Why I Walk
I started fundraising for the Lupus Foundation of America in 2016 in memory of Alexa Howard and in support of Shea Evans.
Alexa and I met when we joined the same sorority at Indiana University. She was an extremely charismatic, compassionate, beautiful, and resilient person. She was always there when you needed to laugh or just someone to listen. She was my best friend.
When we met, she had a port in her chest, but she hadn’t been diagnosed with Lupus yet. Through college, my friends and I saw some of the constant ups and downs that can happen to a person with this disease. She would be hospitalized for days at a time, knowing there were issues with her kidneys but not sure why. She suffered from severe kidney pain, joint pain, sores on her body, seizures, and ultimately, heart failure. She would be put on various intense treatments to battle the symptoms, including steroids and a form of chemo.
Alexa was finally diagnosed with Lupus at Mayo clinic around the age of 23. She passed away from complications of Lupus at the age of 25.
Alexa was very private about her health. She didn’t want anyone to think of her as a person with a chronic medical condition, because it didn’t define her.
The first friend I made at Indiana University, Shea, was also diagnosed with Lupus. She has been living with Lupus for 12 years and has had many serious complications, surgeries, and hospitalizations. She is an amazing person and friend and I’m consistently inspired by her strength and resilience.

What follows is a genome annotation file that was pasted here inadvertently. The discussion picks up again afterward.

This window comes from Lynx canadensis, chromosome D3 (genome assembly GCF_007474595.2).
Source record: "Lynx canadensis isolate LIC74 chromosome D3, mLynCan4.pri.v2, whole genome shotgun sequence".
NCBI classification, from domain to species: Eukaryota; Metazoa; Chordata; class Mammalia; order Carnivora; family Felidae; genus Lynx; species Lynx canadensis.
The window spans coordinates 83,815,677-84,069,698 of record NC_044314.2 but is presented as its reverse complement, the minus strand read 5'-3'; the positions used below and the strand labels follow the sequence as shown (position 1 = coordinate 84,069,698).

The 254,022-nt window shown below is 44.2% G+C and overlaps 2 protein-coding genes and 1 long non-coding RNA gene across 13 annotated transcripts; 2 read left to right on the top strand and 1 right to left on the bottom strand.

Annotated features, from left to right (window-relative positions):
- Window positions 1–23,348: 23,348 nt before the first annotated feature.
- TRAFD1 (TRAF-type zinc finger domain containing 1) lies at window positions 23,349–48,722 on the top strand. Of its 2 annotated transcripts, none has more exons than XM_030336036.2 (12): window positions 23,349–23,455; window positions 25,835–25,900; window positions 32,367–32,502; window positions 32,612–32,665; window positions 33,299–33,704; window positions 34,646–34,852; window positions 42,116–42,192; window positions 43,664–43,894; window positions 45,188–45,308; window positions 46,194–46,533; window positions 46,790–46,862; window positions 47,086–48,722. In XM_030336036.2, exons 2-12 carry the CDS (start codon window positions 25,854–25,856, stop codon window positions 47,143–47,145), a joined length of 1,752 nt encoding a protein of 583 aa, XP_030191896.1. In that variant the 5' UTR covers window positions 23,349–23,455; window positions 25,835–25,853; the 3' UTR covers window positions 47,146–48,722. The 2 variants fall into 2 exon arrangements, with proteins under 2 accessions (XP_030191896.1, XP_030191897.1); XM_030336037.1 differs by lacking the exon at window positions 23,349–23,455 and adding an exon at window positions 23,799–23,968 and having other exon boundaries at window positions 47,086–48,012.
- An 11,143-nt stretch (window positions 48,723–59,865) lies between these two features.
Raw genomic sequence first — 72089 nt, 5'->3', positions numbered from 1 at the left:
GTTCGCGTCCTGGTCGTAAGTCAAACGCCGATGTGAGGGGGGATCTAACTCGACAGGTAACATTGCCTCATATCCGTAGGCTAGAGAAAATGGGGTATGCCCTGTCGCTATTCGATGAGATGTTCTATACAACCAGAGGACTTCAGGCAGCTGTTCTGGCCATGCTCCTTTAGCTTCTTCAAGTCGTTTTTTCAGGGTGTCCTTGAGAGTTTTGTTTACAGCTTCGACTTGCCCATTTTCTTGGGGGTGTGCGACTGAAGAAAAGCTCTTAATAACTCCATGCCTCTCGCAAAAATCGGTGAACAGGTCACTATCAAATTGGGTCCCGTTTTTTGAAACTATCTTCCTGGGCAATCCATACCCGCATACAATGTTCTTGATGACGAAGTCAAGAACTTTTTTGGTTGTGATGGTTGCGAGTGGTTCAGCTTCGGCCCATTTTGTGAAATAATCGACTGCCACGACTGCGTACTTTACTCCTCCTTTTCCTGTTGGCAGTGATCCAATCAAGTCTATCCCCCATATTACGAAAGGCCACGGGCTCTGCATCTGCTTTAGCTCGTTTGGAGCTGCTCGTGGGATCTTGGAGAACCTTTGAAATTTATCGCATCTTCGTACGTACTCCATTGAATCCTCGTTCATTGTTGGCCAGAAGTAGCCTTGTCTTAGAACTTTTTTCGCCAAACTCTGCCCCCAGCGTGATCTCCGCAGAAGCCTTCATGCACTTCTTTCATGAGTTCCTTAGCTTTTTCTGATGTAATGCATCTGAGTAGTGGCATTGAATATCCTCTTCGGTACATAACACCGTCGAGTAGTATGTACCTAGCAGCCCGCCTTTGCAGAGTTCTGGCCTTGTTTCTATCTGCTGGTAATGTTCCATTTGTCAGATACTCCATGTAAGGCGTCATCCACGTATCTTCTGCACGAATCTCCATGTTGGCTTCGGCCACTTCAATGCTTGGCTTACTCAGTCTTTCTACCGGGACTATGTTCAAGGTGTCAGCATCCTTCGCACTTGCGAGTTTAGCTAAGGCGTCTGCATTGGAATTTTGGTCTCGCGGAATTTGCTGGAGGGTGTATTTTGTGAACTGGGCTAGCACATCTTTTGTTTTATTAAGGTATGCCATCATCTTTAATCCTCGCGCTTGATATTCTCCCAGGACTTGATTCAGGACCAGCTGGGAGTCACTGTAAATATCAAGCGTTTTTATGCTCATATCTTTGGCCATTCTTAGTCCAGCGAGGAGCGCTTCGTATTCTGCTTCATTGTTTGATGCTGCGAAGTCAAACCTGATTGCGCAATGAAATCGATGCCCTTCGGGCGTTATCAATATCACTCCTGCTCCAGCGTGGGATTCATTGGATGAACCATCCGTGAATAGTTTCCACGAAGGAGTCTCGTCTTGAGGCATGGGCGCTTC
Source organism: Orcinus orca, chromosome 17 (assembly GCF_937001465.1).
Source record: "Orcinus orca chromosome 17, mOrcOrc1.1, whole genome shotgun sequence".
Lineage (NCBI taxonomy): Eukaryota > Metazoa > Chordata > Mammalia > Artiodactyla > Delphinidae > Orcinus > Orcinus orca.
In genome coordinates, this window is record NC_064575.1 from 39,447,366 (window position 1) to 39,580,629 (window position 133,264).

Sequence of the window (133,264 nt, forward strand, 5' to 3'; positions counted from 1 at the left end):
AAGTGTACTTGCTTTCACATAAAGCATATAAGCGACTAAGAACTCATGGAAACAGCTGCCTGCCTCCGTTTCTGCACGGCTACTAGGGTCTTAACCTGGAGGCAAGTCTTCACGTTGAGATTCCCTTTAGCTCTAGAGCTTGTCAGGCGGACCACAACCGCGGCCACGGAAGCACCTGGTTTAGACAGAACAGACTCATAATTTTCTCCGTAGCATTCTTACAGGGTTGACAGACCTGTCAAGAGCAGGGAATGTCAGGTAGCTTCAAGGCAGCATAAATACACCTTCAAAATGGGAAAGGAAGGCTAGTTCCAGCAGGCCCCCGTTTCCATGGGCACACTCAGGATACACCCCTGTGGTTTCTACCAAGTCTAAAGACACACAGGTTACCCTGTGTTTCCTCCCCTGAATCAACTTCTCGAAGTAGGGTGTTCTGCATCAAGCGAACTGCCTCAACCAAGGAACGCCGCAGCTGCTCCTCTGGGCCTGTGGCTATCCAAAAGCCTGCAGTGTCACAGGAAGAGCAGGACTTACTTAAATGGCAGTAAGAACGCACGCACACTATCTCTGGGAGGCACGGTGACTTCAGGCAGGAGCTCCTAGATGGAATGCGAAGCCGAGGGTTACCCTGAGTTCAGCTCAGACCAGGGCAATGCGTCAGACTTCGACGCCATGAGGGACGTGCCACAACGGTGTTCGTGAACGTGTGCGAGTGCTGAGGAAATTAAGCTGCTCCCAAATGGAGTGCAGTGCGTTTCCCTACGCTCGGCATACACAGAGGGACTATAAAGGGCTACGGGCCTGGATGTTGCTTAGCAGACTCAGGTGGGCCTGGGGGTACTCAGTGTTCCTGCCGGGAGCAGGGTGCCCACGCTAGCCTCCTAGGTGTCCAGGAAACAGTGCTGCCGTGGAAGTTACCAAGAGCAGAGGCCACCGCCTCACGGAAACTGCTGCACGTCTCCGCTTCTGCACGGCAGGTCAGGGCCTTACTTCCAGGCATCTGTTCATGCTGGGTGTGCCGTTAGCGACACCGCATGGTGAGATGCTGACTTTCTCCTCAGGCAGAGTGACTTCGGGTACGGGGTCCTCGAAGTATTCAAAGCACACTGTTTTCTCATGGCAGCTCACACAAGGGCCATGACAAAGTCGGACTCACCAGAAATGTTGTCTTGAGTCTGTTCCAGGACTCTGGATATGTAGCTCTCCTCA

I walk for my dear friends, Alexa and Shea, and for the other Lupus Warriors living with this disease.
Did you know?
The Lupus Foundation of America estimates that 1.5 million Americans, and at least five million people worldwide, have a form of lupus.
Ninety percent (90%) of people living with lupus are women. Most women with lupus develop the disease during childbearing age (between the ages of 15-44).
People with lupus can experience significant symptoms, such as pain, extreme fatigue, hair loss, cognitive issues, and physical impairments that affect every facet of their lives. Many suffer from cardiovascular disease, strokes, disfiguring rashes, and painful joints. For others, there may be no visible symptoms.